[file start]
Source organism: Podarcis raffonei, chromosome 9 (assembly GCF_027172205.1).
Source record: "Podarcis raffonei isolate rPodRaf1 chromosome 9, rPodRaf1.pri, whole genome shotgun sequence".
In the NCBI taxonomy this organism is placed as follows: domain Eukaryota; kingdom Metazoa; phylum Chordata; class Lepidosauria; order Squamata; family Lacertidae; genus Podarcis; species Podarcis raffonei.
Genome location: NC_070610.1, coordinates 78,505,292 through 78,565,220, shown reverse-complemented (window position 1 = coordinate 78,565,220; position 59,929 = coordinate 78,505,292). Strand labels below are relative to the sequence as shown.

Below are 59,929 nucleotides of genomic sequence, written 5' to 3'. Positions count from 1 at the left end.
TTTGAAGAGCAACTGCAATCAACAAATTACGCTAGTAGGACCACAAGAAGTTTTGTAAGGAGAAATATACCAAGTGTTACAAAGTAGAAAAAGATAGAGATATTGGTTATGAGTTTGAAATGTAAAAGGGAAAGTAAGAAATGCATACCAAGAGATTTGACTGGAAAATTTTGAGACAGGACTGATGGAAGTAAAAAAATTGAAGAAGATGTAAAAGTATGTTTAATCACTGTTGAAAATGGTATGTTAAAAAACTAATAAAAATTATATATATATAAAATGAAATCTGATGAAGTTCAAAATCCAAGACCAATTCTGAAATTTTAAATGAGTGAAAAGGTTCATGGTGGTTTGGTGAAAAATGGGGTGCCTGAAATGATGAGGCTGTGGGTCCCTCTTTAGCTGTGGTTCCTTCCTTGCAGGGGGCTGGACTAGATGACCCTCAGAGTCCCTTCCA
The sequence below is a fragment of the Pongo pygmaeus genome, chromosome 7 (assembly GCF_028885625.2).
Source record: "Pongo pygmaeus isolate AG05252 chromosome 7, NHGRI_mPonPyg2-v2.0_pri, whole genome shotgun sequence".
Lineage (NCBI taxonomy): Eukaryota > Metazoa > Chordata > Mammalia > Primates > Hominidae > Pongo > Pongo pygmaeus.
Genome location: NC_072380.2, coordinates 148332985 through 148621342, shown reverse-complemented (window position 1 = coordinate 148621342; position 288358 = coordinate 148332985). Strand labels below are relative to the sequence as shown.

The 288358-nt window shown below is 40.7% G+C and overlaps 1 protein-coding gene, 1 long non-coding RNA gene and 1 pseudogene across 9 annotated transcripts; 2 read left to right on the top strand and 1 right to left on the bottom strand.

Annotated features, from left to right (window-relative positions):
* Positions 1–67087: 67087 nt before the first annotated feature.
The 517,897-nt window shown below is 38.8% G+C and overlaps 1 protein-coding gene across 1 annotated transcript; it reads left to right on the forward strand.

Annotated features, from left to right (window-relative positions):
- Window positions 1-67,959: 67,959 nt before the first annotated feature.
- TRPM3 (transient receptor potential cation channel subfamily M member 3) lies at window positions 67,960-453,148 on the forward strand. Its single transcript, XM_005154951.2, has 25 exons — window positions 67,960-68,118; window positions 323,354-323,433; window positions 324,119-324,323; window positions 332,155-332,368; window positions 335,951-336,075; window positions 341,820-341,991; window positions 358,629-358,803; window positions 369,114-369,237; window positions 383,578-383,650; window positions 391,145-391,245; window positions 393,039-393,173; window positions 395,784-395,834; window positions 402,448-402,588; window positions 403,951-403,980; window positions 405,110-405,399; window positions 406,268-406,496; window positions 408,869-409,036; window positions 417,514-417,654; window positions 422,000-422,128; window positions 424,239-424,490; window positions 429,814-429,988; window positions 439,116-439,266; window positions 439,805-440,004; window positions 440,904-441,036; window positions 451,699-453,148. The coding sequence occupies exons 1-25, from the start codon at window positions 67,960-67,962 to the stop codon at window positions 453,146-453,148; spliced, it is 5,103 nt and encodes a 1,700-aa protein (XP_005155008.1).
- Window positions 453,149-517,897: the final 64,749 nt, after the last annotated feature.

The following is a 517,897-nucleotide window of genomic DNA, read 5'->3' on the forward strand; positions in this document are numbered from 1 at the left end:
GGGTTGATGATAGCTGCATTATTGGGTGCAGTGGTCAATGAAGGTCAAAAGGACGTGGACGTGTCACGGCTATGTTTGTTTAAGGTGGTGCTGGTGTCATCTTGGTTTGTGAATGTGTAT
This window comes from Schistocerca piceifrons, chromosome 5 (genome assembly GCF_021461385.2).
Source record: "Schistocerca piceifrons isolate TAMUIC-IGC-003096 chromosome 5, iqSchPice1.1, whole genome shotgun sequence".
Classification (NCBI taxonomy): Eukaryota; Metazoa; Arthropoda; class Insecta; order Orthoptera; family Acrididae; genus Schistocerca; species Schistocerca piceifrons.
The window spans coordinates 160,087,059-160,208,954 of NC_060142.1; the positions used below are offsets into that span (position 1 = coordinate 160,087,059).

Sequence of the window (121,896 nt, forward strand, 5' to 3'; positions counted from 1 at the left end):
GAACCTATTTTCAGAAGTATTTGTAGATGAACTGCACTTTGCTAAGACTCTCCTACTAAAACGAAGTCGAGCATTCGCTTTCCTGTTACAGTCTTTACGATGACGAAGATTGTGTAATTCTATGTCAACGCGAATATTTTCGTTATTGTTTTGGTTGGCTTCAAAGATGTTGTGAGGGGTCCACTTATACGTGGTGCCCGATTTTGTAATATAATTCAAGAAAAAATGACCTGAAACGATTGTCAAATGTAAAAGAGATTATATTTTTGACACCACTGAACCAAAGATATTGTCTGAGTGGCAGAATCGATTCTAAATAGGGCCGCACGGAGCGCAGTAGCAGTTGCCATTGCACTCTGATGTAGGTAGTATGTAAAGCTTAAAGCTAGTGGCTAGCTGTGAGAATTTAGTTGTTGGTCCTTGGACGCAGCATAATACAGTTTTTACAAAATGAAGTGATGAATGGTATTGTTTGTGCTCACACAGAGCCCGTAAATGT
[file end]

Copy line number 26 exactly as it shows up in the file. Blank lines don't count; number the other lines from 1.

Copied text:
GAACCTATTTTCAGAAGTATTTGTAGATGAACTGCACTTTGCTAAGACTCTCCTACTAAAACGAAGTCGAGCATTCGCTTTCCTGTTACAGTCTTTACGATGACGAAGATTGTGTAATTCTATGTCAACGCGAATATTTTCGTTATTGTTTTGGTTGGCTTCAAAGATGTTGTGAGGGGTCCACTTATACGTGGTGCCCGATTTTGTAATATAATTCAAGAAAAAATGACCTGAAACGATTGTCAAATGTAAAAGAGATTATATTTTTGACACCACTGAACCAAAGATATTGTCTGAGTGGCAGAATCGATTCTAAATAGGGCCGCACGGAGCGCAGTAGCAGTTGCCATTGCACTCTGATGTAGGTAGTATGTAAAGCTTAAAGCTAGTGGCTAGCTGTGAGAATTTAGTTGTTGGTCCTTGGACGCAGCATAATACAGTTTTTACAAAATGAAGTGATGAATGGTATTGTTTGTGCTCACACAGAGCCCGTAAATGT